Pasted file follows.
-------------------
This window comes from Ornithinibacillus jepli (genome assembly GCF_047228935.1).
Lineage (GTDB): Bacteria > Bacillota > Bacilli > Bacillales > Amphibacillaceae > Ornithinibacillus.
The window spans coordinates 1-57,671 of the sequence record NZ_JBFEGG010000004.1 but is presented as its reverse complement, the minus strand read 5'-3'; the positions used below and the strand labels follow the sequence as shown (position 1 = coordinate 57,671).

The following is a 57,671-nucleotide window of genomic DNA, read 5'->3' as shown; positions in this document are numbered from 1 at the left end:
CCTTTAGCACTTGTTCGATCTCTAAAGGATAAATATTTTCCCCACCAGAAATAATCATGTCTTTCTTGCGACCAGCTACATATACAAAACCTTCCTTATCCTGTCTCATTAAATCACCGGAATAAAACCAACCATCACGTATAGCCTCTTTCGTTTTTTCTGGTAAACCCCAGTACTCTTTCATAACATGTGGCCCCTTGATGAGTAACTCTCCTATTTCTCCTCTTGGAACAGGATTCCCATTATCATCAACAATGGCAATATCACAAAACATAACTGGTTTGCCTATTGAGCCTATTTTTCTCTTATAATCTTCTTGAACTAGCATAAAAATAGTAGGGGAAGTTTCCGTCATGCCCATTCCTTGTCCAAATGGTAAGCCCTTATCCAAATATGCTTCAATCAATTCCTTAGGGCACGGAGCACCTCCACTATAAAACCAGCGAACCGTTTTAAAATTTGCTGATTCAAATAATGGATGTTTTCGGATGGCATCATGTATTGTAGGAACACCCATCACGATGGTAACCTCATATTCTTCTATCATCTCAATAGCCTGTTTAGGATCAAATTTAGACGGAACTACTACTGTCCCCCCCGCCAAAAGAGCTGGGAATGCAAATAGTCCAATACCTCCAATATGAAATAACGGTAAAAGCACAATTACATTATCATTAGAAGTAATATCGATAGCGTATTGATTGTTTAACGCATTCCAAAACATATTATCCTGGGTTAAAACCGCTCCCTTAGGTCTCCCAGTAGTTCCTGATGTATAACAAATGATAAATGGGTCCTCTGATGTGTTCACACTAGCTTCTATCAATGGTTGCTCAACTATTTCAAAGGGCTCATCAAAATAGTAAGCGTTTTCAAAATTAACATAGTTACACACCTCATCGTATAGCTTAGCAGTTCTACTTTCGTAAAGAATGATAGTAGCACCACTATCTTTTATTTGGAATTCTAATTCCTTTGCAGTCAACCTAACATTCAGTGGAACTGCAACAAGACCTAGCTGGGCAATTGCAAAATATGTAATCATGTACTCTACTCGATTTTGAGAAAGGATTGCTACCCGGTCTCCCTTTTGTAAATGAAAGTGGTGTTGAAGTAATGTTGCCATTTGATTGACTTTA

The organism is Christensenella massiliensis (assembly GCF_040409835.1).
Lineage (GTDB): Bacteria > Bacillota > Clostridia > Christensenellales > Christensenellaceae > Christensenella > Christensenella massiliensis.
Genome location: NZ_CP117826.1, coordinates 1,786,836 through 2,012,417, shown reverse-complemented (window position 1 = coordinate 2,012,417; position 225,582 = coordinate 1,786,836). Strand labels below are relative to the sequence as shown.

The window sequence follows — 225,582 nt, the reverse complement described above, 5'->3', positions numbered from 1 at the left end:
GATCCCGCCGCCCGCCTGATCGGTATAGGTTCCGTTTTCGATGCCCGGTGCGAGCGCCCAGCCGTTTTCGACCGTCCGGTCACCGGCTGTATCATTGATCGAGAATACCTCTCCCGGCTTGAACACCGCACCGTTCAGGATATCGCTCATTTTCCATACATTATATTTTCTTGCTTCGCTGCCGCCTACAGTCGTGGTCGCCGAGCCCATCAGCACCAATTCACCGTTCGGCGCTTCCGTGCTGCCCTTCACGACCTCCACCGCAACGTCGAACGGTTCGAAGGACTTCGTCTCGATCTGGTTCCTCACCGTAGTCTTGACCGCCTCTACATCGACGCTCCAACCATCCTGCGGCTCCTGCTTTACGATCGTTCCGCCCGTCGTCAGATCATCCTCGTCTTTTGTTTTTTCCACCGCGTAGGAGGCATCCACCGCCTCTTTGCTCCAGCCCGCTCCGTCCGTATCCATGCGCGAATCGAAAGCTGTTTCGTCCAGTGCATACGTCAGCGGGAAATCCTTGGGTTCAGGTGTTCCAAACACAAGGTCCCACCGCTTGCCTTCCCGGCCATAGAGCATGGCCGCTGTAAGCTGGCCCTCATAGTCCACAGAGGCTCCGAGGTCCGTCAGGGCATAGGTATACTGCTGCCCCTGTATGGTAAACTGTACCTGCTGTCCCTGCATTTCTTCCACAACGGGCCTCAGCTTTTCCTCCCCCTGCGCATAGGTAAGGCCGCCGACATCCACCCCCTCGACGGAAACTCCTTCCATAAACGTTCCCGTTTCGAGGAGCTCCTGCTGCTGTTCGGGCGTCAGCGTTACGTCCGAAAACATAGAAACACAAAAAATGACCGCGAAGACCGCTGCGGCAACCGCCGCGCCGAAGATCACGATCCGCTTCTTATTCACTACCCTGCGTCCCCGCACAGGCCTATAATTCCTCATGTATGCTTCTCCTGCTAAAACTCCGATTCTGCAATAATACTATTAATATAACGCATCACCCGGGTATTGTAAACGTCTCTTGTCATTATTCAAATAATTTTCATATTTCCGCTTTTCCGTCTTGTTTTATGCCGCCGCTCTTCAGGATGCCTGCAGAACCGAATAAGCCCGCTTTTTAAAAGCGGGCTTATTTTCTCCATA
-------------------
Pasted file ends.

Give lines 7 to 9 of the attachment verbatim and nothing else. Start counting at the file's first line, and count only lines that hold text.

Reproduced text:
Lineage (GTDB): Bacteria > Bacillota > Clostridia > Christensenellales > Christensenellaceae > Christensenella > Christensenella massiliensis.
Genome location: NZ_CP117826.1, coordinates 1,786,836 through 2,012,417, shown reverse-complemented (window position 1 = coordinate 2,012,417; position 225,582 = coordinate 1,786,836). Strand labels below are relative to the sequence as shown.

The window sequence follows — 225,582 nt, the reverse complement described above, 5'->3', positions numbered from 1 at the left end: